The other side of the pond
© Chris Green, March 2011
For the past few weeks I have been giving a series of talks about Music and the Cinema, and with the expectation that the series will be repeated in other parts of the United Kingdom shortly, I thought I would turn to one of my musical heroes of the soundtrack, the Hungarian Miklos Rozsa. His Parade of the Charioteers for the post-war version of Ben Hur has become one of those legendary tracks that appears on many albums. Llike many of his contempories, Rozsa is mainly known for his film scores. Yet, behind him lay a legacy of richly scored works for the concert-hall which rarely got an airing. Some composers fared better, composers such as William Walton, Vaughan Williams and, more recently, John Williams. All of them drew upon their film scores for concert works, following in a tradition established more or less by Erich Korngold who composed his Violin Concerto using themes from films like The Prince and the Pauper.
Miklos Rozsa (1907-1995) spent 55 years of his life in Hollywood having forsaken his native Hungary and settled in Paris. He decided to try his luck in London and was introduced to Alexander Korda for whose company he scored the 1937 Knight without Armour. He was asked to go to Hollywood to undertake a small job and there he stayed until his death. His film credits include Double Indemnity, The Jungle Book, Julius Caesar and Spellbound. But what of the other Rozsa? He may never have gone back to Hungary to liv,e but there is plentiful idiomatic colour in his works as evidenced by a new album in which his Hungarian Serenade and Viola Concerto are played with great flair by the Budapest Concert Orchestra conducted by Mariusz Smolij ( Naxos 8.570925). Gilad Karni is the fluent soloist with closer miking making his viola sound very powerful (almost Formula 1) in what is already colourful music.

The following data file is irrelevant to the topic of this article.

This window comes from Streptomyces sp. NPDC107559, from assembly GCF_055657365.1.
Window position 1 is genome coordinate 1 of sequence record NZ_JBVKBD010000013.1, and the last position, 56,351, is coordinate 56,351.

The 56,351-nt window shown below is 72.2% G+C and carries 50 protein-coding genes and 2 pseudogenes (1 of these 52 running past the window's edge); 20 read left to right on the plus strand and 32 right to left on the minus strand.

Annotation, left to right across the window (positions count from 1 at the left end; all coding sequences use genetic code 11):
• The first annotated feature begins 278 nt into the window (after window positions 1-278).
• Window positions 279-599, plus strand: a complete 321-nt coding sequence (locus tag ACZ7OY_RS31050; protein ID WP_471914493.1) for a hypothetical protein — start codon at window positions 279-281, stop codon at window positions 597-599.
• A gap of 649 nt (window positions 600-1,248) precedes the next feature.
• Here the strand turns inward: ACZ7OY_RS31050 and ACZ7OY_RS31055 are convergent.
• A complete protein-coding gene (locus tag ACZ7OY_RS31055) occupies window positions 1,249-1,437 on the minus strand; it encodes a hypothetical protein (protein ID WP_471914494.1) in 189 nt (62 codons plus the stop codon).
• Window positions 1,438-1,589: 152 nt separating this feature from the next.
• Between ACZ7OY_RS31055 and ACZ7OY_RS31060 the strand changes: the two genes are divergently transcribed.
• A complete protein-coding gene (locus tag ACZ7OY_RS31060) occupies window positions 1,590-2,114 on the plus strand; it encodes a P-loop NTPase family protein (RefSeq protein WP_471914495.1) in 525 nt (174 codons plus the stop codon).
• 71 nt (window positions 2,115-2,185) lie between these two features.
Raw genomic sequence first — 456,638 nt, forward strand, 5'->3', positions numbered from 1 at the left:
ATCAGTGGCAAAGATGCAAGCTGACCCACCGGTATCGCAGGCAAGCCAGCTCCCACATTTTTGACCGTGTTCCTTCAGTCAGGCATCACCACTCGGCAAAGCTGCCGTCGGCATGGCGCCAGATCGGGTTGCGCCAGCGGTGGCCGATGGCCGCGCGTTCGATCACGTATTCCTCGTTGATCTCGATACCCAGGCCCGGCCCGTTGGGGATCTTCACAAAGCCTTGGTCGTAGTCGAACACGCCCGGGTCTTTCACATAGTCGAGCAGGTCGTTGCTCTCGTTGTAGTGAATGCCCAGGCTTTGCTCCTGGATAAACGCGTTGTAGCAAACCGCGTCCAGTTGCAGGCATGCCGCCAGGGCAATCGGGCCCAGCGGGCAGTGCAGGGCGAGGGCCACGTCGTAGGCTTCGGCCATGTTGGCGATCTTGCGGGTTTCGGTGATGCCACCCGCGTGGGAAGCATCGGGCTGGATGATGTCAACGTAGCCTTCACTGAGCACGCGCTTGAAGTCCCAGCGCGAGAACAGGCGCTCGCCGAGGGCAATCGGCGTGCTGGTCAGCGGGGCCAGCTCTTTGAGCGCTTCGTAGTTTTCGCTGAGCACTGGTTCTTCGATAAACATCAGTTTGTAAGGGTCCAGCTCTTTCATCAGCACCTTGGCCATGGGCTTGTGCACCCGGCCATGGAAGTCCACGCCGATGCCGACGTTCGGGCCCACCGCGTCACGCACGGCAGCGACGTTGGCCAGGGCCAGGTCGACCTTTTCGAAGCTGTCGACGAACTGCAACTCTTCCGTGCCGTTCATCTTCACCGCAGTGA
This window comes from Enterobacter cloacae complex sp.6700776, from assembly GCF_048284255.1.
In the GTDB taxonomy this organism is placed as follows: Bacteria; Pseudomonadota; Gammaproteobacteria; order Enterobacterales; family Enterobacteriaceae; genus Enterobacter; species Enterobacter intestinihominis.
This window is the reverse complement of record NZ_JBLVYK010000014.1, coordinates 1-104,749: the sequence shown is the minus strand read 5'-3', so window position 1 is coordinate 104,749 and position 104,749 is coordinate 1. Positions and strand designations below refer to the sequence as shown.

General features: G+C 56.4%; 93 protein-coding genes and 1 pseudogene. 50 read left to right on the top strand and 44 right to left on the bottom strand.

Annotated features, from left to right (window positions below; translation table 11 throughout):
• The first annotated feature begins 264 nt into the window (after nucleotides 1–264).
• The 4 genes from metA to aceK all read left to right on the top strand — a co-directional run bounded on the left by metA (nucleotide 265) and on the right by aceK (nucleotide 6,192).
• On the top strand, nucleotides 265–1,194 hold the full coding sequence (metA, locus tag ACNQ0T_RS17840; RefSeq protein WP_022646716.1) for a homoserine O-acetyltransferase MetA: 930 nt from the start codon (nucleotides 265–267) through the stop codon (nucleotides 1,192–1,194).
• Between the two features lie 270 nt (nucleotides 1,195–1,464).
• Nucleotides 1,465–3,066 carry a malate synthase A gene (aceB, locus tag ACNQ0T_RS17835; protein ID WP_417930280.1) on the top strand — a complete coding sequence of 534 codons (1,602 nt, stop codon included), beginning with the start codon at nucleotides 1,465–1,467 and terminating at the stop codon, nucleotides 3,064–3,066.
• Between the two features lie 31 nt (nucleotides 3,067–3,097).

It so happens that with this release comes another one in which the HungarianSerenade is duplicated but containing three other works by Rozsa. The recording is even more vivid with typical Chandos attention to sonic detail as the BBC Philharmonic Orchestra is conducted by Rumon Gamba (Chandos CHAN 10488). Rozsa never overdoes the colourful effects, but his telling use of percussion is a trademark and one which he used in his film scores. With both releases there are some fascinating sleeve notes penned by Frank K. DeWald and Andrew Knowles respectively which illuminate his distinguished but varied career. It was composers like Rozsa who ensured that composing for the cinema never became routine, and the capacity to write memorable tunes, beautifully orchestrated reflected the |Central European tradition which he and his contemporaries had experienced in their musical training. The Chandos release is listed as Volume 1, and may there be more.
From EMI comes a collection of orchestral works by American composers of a slightly older generation but, apart from the name of Edward MacDowell, little known. Have you heard of John Alden Carpenter (1876-1951), John Knowles Paine (1839-1906), Arthur Foote (1853-1937) or Dudley Buck (1839-1909)? I doubt it, and certainly I had not, but here we have the burgeoning of an American musical voice shaking off the influence of European influences. The London Symphony Orchestra conducted by Kenneth Klein must have had a great time exploring this music starting with a jazz-infused work by Carpenter, Skyscrapers, complete with banjo and pointing the direction in which Gershwin was going to travel. The recordings come from the back EMI catalogue yet sound freshly-minted (EMI 6 41118 2).
So much for Americana, but I return to the subject next time with a profile of man-of-the-moment, composer Eric Whitacre. Composer, and golden boy of the recording industry he is providing more material for top-class choirs and a few works which others might be able to tackle.